4 December 2012 In a visit to Iraq which ended today, the United Nations development chief met with a range of senior Government officials to discuss the country’s progress and future plans to improve access to basic services, strengthen the economy and protect human rights and the environment.
“Iraq’s progress in achieving the MDGs has been mixed since Iraq is coming out of many years of deprivation of its people,” said the Administrator of the UN Development Programme (UNDP), Helen Clark, referring to the anti-poverty targets known as the Millennium Development Goals (MDGs), which are set to expire on 2015.
“We have seen progress in terms of a reduction of extreme poverty and child and maternal mortality rates. However, there is work to do especially in the areas of women’s empowerment and environmental issues like water” Ms. Clark added.
While in the capital, Baghdad, in addition to meeting with Government officials, the UNDP head also met with representatives of women’s organizations and independent institutions such as the recently established Human Rights Commission.
During her meetings, Ms. Clark discussed ways to increase UNDP’s presence in Iraq by strengthening partnerships and providing ongoing technical assistance in a number of areas including elections, human rights, public sector reform, improving basic services, gender equality and women’s empowerment, economic diversification, water, oil and gas and the environment.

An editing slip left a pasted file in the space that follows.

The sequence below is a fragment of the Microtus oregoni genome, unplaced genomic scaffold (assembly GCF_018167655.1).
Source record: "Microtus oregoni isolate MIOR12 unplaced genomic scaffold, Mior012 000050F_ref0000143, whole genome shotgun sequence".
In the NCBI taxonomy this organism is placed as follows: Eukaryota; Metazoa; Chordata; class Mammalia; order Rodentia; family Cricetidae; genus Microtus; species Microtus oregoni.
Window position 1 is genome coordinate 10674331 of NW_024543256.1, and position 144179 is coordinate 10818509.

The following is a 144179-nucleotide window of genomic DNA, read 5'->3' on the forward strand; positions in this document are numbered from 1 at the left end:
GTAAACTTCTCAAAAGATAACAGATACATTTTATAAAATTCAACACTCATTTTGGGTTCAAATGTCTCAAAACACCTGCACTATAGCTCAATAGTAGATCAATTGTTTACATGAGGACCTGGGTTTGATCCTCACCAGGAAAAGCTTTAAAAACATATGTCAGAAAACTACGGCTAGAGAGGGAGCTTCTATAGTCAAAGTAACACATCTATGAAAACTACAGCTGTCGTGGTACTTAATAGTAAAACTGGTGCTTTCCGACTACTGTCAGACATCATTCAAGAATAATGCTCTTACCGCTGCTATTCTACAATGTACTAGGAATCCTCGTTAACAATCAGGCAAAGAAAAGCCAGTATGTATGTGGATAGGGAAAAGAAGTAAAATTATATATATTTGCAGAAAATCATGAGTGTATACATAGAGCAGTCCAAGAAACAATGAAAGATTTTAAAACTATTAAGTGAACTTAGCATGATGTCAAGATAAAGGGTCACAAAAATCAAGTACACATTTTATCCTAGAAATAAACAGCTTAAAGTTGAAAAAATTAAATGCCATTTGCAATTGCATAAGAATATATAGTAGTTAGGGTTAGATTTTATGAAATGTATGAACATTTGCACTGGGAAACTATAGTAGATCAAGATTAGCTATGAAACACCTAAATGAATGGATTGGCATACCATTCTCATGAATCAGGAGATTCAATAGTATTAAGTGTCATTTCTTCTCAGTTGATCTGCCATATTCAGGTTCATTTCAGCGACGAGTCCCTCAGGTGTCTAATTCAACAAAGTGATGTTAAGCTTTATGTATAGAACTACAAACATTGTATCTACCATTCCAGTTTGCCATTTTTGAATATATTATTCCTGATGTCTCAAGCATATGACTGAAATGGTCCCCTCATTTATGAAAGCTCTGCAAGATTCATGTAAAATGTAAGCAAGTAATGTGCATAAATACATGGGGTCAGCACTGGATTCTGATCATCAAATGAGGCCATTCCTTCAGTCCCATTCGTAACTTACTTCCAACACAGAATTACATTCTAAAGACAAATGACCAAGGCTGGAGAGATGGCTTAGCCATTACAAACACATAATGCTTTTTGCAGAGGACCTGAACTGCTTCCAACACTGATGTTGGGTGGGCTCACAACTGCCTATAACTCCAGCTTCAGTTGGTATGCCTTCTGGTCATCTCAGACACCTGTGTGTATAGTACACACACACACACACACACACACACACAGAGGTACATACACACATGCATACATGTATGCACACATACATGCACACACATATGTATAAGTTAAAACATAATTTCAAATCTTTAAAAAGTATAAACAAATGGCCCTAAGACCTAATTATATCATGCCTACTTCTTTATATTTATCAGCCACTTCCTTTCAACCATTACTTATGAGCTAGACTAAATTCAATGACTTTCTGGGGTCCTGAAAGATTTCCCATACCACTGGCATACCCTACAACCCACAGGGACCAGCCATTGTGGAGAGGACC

In her meeting with the Ministry of Planning, in particular, she discussed key issues crucial for Iraq’s development including the new National Development Plan, the 2012 National Human Development Report focusing on youth, and Iraq’s progress in achieving the MDGs.
“I came to Baghdad to give support and visibility to the work that UNDP and the UN Country Team do in Iraq.” said Ms. Clark. “I’m really quite impressed with the broad UNDP programme here in Iraq across all the elements of our mandate.”
UNDP currently has 70 staff in Baghdad and the cities of Erbil and Basra and plans to expand its presence throughout the country and employ more Iraqi national staff in the coming year.
Ms. Clark’s visit comes as UNDP finalizes plans to relocate its operations and programmes to Iraq from Amman, Jordan, where the agency has maintained an office since the bombing of the UN offices located at the Canal Hotel in Baghdad in August 2003.
“We have taken the decision to move all our substantive staff to Iraq and we hope to see that happen in the coming year provided that we find adequate space in Baghdad,” she said.
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